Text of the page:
Publication Type

Presentation

Publication Date

4-2013

Abstract

The decisions of the UK Supreme Court in 2012 in Rubin and New Cap, and of the Singapore High Court in 2013 in Beluga Chartering, raise in acute form the question of how far the common law of international insolvency and of the recognition of foreign judgments can go when a local court is asked by a court in another country to render particular forms of assistance in relation to an insolvency administration which is taking place there. It asks how the instinct to give assistance for the ultimate benefit of creditors needs to be balanced by the caution which a local court naturally shows when asked to take a foreign court's word that the facts and matters are as it has determined them to be. It also prompts the question whether the common law of England, now overlaid with substantial legislative provision for assisting foreign insolvencies, might have departed from the common law of countries, like Singapore, where the intervention of the legislature has been rather less. The lecture, given at SMU on 10th April 2013, looks at, and hopes to prompt others to look at, some of the issues which arise. This lecture was delivered by Professor Adrian Briggs who is the Professor of Private International Law at the University of Oxford, Fellow and Tutor in Law, St Edmund Hall, Oxford; Barrister, Middle Temple and the Jones Day Professor of Commercial Law at the Singapore Management University.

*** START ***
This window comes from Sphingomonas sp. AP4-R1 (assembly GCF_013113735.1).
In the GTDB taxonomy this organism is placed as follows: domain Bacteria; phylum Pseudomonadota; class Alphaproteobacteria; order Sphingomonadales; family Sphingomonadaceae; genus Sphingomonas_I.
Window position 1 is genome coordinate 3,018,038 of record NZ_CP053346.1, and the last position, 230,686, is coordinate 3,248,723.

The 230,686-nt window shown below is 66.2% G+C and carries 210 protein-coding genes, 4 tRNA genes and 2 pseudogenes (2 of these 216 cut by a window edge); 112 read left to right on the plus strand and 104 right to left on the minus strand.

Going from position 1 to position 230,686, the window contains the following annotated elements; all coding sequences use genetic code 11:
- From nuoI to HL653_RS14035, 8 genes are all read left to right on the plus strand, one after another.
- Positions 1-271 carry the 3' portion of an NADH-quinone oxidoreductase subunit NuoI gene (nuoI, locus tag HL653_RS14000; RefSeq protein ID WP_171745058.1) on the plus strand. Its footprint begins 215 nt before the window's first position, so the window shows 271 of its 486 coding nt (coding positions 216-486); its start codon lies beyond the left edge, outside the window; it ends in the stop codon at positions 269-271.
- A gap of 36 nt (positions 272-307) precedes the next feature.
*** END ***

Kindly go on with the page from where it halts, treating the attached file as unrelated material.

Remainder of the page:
Discipline

Common Law | Law

Comments

The full text of the lecture will be made available after 10 April 2013.

Included in

Common Law Commons

Share

COinS